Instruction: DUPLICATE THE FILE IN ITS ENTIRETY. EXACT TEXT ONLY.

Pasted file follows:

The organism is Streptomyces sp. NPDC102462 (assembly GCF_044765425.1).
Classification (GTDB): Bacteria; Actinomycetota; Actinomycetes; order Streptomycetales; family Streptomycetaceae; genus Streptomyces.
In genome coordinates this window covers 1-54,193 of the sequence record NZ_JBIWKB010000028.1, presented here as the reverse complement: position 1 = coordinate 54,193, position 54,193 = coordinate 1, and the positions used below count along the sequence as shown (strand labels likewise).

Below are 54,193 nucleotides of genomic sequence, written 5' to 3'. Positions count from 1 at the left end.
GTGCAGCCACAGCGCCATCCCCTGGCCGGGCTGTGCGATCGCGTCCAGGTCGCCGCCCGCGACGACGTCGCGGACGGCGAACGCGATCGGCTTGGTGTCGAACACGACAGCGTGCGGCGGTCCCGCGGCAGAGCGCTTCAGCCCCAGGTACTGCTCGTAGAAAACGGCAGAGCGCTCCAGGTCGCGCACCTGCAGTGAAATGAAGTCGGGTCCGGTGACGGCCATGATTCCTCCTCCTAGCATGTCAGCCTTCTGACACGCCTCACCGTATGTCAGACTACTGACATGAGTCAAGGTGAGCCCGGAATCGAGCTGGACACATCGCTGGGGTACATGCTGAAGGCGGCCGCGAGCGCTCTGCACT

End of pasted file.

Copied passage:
The organism is Streptomyces sp. NPDC102462 (assembly GCF_044765425.1).
Classification (GTDB): Bacteria; Actinomycetota; Actinomycetes; order Streptomycetales; family Streptomycetaceae; genus Streptomyces.
In genome coordinates this window covers 1-54,193 of the sequence record NZ_JBIWKB010000028.1, presented here as the reverse complement: position 1 = coordinate 54,193, position 54,193 = coordinate 1, and the positions used below count along the sequence as shown (strand labels likewise).

Below are 54,193 nucleotides of genomic sequence, written 5' to 3'. Positions count from 1 at the left end.
GTGCAGCCACAGCGCCATCCCCTGGCCGGGCTGTGCGATCGCGTCCAGGTCGCCGCCCGCGACGACGTCGCGGACGGCGAACGCGATCGGCTTGGTGTCGAACACGACAGCGTGCGGCGGTCCCGCGGCAGAGCGCTTCAGCCCCAGGTACTGCTCGTAGAAAACGGCAGAGCGCTCCAGGTCGCGCACCTGCAGTGAAATGAAGTCGGGTCCGGTGACGGCCATGATTCCTCCTCCTAGCATGTCAGCCTTCTGACACGCCTCACCGTATGTCAGACTACTGACATGAGTCAAGGTGAGCCCGGAATCGAGCTGGACACATCGCTGGGGTACATGCTGAAGGCGGCCGCGAGCGCTCTGCACT